We are at the mercy of "physics," Carol says, pulled and pushed by our attractions and repulsions like magnets. And when they fade or flux, it's nobody's fault. We simply have to move on to the next magnetic pull.

And that, of course, gets love entirely wrong—and not just because the film's about lesbians. Because love is a matter of will, not want. Yes, attraction is often the catalyst, but marriages do not last 30, 40, 50 years on attraction alone. We choose to love the people in our lives. And some days, that choice is difficult. Feelings change. Love, if a man and woman will it to be, is constant. If we are boats, our feelings can be the ocean wind. But love—love is the anchor. Love is the harbor. And to mistake one for the other—no matter which way those attractions blow—is to resign yourself to a stormy life indeed.

"Tell me you know what you're doing," Abby tells Carol when she hears about Carol's interest in Therese.

"I don't," Carol says. "I never did."

Carol is a compellingly crafted and deeply problematic movie. It features one of the best actresses of our era presiding over a delicately nuanced, deeply probing look at society and relationships in the 1950s. But when we examine its core premise, alas, Carol loses its attraction long before we even need to start discussing its same-sex protagonists or their skin-heavy bed scenes. When a love story doesn't know what real love is, how can we trust it with anything else?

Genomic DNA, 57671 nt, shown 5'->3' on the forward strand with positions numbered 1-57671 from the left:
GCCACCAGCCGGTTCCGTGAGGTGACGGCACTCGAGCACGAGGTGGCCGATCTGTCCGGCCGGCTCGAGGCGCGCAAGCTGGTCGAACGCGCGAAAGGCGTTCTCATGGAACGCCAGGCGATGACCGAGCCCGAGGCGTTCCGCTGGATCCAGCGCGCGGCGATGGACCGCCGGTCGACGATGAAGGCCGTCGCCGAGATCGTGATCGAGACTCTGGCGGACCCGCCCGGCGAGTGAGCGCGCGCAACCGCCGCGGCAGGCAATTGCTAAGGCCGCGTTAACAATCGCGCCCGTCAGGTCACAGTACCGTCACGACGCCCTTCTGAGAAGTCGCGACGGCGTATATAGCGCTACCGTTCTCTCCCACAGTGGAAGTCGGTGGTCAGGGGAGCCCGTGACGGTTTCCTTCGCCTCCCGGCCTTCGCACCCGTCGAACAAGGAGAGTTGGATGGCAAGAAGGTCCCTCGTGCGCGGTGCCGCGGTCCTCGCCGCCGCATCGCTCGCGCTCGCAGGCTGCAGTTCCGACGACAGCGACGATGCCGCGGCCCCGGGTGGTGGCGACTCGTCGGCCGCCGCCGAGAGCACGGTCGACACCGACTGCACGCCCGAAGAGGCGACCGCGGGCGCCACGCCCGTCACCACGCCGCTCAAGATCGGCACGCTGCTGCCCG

Pro-social Content

Objectionable Content

Summary Advisory

Plot Summary

Christian Beliefs

Other Belief Systems

Authority Roles



Discussion Topics

Additional Comments/Notes

Episode Reviews



Readability Age Range



Cate Blanchett as Carol Aird; Rooney Mara as Therese Belivet; Kyle Chandler as Harge Aird; Jake Lacy as Richard Semco; Sarah Paulson as Abby Gerhard


Todd Haynes ( )


Weinstein Company



Record Label



In Theaters

November 20, 2015

On Video

March 15, 2016

Year Published



Paul Asay

Content Caution